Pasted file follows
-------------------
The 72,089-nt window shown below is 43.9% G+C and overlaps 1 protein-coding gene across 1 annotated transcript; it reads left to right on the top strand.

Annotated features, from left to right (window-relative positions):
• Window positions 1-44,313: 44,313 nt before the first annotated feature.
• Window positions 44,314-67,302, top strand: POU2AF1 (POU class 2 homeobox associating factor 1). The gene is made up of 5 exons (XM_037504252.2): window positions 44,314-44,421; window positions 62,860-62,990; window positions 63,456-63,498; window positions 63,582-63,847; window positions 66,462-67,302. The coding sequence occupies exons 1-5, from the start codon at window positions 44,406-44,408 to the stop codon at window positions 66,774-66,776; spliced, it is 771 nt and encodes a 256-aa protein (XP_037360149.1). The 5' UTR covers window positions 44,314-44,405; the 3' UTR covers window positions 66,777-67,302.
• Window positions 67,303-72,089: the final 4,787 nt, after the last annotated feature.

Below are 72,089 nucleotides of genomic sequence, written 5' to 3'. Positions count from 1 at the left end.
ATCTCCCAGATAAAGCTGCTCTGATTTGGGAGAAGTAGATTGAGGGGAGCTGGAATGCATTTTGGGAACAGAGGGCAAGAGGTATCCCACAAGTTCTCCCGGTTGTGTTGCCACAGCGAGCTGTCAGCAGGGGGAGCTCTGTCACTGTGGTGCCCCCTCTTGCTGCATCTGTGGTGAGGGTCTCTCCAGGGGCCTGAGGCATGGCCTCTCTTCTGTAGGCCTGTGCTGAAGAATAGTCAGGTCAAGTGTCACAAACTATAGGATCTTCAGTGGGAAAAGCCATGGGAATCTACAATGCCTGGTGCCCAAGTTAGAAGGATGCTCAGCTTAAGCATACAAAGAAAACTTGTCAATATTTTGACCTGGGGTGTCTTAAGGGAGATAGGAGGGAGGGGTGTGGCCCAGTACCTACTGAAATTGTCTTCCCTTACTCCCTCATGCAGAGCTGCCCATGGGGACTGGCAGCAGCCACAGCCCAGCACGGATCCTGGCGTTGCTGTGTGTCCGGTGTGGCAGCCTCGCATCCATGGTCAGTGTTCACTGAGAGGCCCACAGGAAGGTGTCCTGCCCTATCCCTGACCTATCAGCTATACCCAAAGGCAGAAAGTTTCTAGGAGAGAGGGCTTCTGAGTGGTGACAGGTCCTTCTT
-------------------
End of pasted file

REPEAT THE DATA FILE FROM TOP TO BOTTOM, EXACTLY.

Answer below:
The 72,089-nt window shown below is 43.9% G+C and overlaps 1 protein-coding gene across 1 annotated transcript; it reads left to right on the top strand.

Annotated features, from left to right (window-relative positions):
• Window positions 1-44,313: 44,313 nt before the first annotated feature.
• Window positions 44,314-67,302, top strand: POU2AF1 (POU class 2 homeobox associating factor 1). The gene is made up of 5 exons (XM_037504252.2): window positions 44,314-44,421; window positions 62,860-62,990; window positions 63,456-63,498; window positions 63,582-63,847; window positions 66,462-67,302. The coding sequence occupies exons 1-5, from the start codon at window positions 44,406-44,408 to the stop codon at window positions 66,774-66,776; spliced, it is 771 nt and encodes a 256-aa protein (XP_037360149.1). The 5' UTR covers window positions 44,314-44,405; the 3' UTR covers window positions 66,777-67,302.
• Window positions 67,303-72,089: the final 4,787 nt, after the last annotated feature.

Below are 72,089 nucleotides of genomic sequence, written 5' to 3'. Positions count from 1 at the left end.
ATCTCCCAGATAAAGCTGCTCTGATTTGGGAGAAGTAGATTGAGGGGAGCTGGAATGCATTTTGGGAACAGAGGGCAAGAGGTATCCCACAAGTTCTCCCGGTTGTGTTGCCACAGCGAGCTGTCAGCAGGGGGAGCTCTGTCACTGTGGTGCCCCCTCTTGCTGCATCTGTGGTGAGGGTCTCTCCAGGGGCCTGAGGCATGGCCTCTCTTCTGTAGGCCTGTGCTGAAGAATAGTCAGGTCAAGTGTCACAAACTATAGGATCTTCAGTGGGAAAAGCCATGGGAATCTACAATGCCTGGTGCCCAAGTTAGAAGGATGCTCAGCTTAAGCATACAAAGAAAACTTGTCAATATTTTGACCTGGGGTGTCTTAAGGGAGATAGGAGGGAGGGGTGTGGCCCAGTACCTACTGAAATTGTCTTCCCTTACTCCCTCATGCAGAGCTGCCCATGGGGACTGGCAGCAGCCACAGCCCAGCACGGATCCTGGCGTTGCTGTGTGTCCGGTGTGGCAGCCTCGCATCCATGGTCAGTGTTCACTGAGAGGCCCACAGGAAGGTGTCCTGCCCTATCCCTGACCTATCAGCTATACCCAAAGGCAGAAAGTTTCTAGGAGAGAGGGCTTCTGAGTGGTGACAGGTCCTTCTT